Day three of the AMR DxC Summer School saw the delegates and speakers return to C-CAMP. The day began with further discussion of the project ideas within respective groups as well as feedback to the groups from group mentors. By the end of the morning’s session, group project ideas were finalised, ready for presentation preparation. Following this, Dr Bethany Mills presented her research group’s work in the field of optical endomicroscopy for the visualisation of bacteria in humans, and how this may improve the diagnosis and treatment of patients suffering from respiratory tract infections. The second speaker of the day was Dr Anand Anandkumar (Bugworks, C-CAMP, Bangalore), who presented his research within the start-up company, Bugworks, and emphasised the importance of a multidisciplinary approach for the development of creative solutions to combat the AMR crisis. Following Dr Anandkumar, Professor Ramaswamy S (InStem, Bangalore) presented his work in drug discovery within InStem, and detailed InStem’s approach of ‘curiosity thinking’ for the development of innovative projects. Following a short lunch break, Dr Ravi Krishnan (Indian Institute of Technology- Delhi, Bangalore) presented his work on rapid diagnostics for the diagnosis of enteric fever, and emphasised the importance of creative thinking and patience when developing diagnostic technologies. The next presentation of the day was given by Dr Ravi Banda (XCyton Diagnostics, Bangalore). Dr Banda stressed to the delegates that there is currently a disrespect for diagnostics within India, and that the only way to dispel this myth would be the creation of clinically relevant, affordable and accessible rapid diagnostic tools. Considering the presentations given thus far, the delegates returned to group work for the next hour to reflect on lessons learnt throughout the day and how these lessons could be incorporated into the improvement of their proposals.

Following a lab tour of C-CAMP, the delegates began preparations for the eagerly-anticipated event on the Longitude Prize and Discovery Award hosted by Nesta. The event, led by Daniel Berman (Longitude Prize Lead, Nesta, UK), outlined the structure and application procedure of the prestigious Longitude Prize: a £10 million UK-run prize fund for researchers to reward a diagnostic test that helps solve the problem of antibiotic resistance that wouldn’t be solved by the market. Speakers, including Dr Shridhar Narayanan (Foundation for Neglected Disease Research), a Discovery Award Winner in 2016, highlighted the urgent need for rapid diagnostic development in India and worldwide. This event greatly inspired the delegates not only to improve their AMR DxC Summer School project proposals, but to think beyond the week’s events and to aim for future funding (such as applying for the Discovery Award and eventually, the Longitude Prize) to develop potential ideas and technologies into possible realities.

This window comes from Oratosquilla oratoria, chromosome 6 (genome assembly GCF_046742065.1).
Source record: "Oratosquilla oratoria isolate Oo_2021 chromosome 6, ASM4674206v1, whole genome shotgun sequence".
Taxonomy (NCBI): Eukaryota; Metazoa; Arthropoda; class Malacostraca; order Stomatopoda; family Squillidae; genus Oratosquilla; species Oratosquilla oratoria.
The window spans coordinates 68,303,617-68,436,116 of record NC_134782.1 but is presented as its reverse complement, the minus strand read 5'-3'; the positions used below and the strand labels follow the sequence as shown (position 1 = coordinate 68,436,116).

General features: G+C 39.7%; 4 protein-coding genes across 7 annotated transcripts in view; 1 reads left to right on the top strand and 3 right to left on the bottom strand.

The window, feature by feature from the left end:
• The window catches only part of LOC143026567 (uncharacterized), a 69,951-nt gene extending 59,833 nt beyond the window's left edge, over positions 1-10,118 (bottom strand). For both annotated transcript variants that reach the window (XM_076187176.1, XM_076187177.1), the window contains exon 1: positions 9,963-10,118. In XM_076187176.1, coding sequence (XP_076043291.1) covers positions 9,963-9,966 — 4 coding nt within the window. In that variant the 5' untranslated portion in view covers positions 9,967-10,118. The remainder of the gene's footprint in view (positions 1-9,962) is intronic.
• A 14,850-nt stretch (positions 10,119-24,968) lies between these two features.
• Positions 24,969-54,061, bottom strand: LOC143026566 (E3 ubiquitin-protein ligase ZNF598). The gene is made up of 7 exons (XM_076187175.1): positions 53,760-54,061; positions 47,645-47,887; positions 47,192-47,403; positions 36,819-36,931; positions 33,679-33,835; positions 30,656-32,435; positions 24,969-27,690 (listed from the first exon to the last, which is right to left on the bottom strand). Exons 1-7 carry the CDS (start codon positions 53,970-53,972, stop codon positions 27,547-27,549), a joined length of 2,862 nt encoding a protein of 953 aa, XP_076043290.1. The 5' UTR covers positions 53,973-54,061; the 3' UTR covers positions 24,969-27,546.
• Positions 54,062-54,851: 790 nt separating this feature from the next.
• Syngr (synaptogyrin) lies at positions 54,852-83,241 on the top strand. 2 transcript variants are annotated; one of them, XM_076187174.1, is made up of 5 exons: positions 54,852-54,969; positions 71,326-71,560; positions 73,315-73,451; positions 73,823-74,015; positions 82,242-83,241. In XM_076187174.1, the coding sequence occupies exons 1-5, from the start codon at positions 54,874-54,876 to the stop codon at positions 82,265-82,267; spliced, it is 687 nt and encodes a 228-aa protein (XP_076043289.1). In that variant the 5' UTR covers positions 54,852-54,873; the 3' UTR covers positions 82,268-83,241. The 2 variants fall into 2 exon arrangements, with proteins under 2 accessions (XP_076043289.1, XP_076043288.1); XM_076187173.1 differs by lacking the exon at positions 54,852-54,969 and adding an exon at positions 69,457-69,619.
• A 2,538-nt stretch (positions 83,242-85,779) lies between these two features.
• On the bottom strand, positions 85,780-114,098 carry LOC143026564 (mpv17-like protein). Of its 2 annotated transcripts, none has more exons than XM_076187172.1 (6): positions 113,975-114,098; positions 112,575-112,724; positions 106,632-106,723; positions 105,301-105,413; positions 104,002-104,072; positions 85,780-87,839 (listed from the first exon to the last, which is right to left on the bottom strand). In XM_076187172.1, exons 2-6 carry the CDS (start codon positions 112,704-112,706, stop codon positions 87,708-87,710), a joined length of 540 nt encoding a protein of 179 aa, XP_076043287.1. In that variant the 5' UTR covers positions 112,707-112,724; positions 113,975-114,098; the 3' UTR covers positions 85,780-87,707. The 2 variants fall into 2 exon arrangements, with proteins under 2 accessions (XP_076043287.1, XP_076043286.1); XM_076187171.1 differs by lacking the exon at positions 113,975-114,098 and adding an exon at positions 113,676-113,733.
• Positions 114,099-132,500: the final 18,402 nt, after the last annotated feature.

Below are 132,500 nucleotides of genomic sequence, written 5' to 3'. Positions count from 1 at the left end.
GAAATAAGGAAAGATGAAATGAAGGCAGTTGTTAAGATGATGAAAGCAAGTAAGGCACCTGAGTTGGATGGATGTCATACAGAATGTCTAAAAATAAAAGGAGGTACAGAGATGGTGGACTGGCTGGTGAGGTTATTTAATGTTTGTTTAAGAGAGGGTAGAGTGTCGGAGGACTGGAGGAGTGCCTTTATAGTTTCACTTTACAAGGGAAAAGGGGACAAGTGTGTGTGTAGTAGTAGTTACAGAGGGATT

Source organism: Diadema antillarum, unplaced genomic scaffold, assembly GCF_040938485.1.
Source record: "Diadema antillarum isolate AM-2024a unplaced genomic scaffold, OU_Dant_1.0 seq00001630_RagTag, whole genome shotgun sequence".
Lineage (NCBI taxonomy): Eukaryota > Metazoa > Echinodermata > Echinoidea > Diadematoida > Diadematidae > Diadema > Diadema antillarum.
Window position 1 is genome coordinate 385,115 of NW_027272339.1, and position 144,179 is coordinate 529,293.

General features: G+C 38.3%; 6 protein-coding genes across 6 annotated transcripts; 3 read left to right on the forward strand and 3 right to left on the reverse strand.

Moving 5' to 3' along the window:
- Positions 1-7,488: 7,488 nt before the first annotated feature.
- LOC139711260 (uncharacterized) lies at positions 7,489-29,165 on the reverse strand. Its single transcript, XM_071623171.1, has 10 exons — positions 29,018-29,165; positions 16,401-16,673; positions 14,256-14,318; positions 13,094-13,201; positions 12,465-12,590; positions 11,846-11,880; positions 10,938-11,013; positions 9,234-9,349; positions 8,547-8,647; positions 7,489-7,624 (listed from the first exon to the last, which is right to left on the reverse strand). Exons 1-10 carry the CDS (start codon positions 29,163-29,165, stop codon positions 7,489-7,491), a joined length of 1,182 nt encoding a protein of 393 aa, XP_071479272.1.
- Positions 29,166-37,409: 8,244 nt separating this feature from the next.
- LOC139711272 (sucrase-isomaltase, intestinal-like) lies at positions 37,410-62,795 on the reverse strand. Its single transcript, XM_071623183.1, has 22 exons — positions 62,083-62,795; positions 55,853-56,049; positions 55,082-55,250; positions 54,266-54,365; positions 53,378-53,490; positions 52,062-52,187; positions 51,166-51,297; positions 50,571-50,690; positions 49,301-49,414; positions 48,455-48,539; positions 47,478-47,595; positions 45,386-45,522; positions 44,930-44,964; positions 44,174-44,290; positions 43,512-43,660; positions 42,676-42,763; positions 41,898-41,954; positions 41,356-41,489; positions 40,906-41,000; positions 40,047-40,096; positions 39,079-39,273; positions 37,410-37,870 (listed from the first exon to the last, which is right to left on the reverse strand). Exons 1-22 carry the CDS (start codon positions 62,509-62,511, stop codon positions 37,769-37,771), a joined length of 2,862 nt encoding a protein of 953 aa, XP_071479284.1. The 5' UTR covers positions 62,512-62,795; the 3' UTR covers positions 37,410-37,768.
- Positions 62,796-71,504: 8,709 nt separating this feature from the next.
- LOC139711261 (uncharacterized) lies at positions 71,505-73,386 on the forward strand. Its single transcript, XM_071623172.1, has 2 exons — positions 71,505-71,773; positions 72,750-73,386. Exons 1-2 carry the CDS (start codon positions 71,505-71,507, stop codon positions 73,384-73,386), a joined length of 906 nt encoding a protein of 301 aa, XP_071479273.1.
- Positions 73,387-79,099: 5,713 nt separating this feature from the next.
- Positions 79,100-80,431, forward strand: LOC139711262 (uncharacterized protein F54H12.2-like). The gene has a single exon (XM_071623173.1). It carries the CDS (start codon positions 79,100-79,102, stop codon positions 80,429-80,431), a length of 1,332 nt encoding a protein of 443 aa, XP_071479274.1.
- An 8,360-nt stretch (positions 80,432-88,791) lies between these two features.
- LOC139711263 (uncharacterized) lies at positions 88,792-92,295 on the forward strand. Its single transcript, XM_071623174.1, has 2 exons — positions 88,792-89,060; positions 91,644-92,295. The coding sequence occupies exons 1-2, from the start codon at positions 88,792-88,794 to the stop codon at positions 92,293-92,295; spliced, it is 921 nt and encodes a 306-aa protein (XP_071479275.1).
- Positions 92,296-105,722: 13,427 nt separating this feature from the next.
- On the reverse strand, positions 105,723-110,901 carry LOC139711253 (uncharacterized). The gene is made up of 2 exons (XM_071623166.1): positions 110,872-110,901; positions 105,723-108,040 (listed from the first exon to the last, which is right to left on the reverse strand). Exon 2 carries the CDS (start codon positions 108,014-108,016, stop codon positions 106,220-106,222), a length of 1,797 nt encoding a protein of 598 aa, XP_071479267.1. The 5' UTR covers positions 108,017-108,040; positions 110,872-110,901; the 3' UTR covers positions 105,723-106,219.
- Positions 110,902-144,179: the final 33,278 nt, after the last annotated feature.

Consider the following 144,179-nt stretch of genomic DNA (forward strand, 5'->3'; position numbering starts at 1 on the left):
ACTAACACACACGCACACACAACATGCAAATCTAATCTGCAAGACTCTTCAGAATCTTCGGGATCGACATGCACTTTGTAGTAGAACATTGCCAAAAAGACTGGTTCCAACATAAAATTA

Day 4 - Friday, 7 July 2017

Day four, the final day of the AMR DxC Sumer School, saw the participants presenting their group’s project proposal to a panel of AMR experts: Daniel Berman (Longitude Prize), Dr Balganesh (GangaGen), Dr Anand Anandkumar (Bugworks), Dr Balasubramanian (Bugworks) and Dr Ravi Kumar (Xcyton Diagnostics). After a short session to finalise presentation preparations, each of the five groups made a ten to fifteen-minute presentation followed by a ten-minute question and answer session with the AMR expert panel. Project proposals ranged from the development of new rapid diagnostic tools to the development of programming software to improve clinical diagnoses to prevent the unnecessary administration of antibiotics. The presentations were followed by a lunch break in which the experts congregated to review and score the presentations and decide the winning team(s) of the AMR DxC 2017 Summer School Challenge. The overall quality and innovative character of the presented ideas and proposal was exceptional and the expert panel decided to select two joint winners. The award ceremony followed after individual feedback to the groups by the expert panel and the two joint winners were announced. Both teams were awarded a small cash prize totalling 50,000 INR, presented by Ms. Prachi Sinha on behalf of the prize sponsor Axilor Ventures. Ms Sinha gave thorough feedback from an investor’s perspective and offered to discuss investment opportunities with the winning teams should they take their proposals forward.  Most excitingly, two panel members offered expert advice and mentorship to the winning teams as they progress towards commercial development of their ideas.  The resonating thoughts from the day’s events and the overall AMR DxC Summer School experience were that although there were two winning groups, every participant was a winner, leaving the week with new and extended contacts, inspiration from fellow participants and speakers and new ideas to carry forth into their own research. Again, the AMR DxC concept and training has proven to be successful to seed innovation and all participants are eagerly awaiting the next opportunities arising from taking AMR DxC forward and to the next level.

One thing was sure - see you at AMR DxC 2018 in Bangalore!!